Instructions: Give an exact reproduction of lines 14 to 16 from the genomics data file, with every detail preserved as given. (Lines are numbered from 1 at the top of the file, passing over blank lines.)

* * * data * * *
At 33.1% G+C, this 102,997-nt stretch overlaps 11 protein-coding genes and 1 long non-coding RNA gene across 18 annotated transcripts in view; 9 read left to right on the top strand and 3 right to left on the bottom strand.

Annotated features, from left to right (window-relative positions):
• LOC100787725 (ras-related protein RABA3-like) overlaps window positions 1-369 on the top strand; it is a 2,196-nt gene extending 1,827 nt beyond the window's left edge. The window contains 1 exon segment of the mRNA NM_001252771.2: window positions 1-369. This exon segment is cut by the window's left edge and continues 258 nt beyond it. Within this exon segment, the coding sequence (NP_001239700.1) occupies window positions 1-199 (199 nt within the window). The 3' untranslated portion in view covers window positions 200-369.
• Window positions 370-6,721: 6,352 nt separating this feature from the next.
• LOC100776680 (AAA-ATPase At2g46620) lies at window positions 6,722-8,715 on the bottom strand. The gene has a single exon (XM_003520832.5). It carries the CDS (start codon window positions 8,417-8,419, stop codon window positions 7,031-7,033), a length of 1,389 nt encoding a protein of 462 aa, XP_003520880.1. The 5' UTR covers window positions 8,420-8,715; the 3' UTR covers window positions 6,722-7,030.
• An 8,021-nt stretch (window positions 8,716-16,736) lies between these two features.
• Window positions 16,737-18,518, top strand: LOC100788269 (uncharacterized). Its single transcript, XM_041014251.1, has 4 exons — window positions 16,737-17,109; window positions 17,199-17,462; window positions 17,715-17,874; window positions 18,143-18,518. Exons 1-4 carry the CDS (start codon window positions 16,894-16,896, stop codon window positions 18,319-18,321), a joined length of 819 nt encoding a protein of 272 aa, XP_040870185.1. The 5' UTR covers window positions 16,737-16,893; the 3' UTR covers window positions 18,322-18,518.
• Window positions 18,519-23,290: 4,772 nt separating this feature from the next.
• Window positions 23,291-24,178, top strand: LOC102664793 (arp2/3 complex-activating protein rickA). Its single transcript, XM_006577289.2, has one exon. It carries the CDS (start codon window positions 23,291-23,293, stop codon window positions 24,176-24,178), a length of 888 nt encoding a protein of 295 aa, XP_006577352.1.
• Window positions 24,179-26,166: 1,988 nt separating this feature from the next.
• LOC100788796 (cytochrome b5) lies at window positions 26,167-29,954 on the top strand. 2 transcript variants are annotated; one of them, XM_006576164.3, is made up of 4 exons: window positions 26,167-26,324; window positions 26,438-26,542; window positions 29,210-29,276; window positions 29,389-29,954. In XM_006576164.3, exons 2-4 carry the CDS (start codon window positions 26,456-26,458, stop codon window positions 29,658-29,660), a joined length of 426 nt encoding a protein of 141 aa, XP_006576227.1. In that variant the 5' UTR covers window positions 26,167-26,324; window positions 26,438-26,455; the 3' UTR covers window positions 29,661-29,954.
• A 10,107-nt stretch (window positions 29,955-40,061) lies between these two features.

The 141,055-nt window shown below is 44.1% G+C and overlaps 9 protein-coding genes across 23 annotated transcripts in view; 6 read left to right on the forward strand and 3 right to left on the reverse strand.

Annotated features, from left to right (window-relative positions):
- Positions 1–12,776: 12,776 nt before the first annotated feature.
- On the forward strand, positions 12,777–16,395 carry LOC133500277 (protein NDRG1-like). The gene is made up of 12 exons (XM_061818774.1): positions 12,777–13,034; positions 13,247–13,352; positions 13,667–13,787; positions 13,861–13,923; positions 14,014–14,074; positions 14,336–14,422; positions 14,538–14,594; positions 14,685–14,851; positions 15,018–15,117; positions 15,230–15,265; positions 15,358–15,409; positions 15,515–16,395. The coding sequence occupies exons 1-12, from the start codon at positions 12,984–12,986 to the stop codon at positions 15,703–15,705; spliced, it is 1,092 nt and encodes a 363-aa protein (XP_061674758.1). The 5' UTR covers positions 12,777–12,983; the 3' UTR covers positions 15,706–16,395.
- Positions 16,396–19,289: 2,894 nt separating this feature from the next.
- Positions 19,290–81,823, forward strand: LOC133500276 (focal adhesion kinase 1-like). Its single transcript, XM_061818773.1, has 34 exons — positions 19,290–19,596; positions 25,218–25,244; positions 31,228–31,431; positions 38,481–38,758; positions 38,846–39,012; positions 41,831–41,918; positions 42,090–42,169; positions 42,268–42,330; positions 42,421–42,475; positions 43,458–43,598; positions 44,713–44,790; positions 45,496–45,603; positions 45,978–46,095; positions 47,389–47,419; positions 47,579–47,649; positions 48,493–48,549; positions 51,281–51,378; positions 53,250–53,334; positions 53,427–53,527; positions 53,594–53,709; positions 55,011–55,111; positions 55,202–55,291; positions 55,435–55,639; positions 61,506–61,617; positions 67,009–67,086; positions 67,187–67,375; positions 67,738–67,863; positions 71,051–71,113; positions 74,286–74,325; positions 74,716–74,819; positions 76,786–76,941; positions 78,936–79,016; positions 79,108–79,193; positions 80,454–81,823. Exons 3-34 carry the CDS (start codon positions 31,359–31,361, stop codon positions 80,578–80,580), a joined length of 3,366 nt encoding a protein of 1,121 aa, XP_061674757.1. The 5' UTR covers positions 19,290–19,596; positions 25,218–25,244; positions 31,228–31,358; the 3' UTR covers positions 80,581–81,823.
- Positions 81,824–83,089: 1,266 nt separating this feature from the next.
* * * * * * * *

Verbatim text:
Annotated features, from left to right (window-relative positions):
- Positions 1–12,776: 12,776 nt before the first annotated feature.
- On the forward strand, positions 12,777–16,395 carry LOC133500277 (protein NDRG1-like). The gene is made up of 12 exons (XM_061818774.1): positions 12,777–13,034; positions 13,247–13,352; positions 13,667–13,787; positions 13,861–13,923; positions 14,014–14,074; positions 14,336–14,422; positions 14,538–14,594; positions 14,685–14,851; positions 15,018–15,117; positions 15,230–15,265; positions 15,358–15,409; positions 15,515–16,395. The coding sequence occupies exons 1-12, from the start codon at positions 12,984–12,986 to the stop codon at positions 15,703–15,705; spliced, it is 1,092 nt and encodes a 363-aa protein (XP_061674758.1). The 5' UTR covers positions 12,777–12,983; the 3' UTR covers positions 15,706–16,395.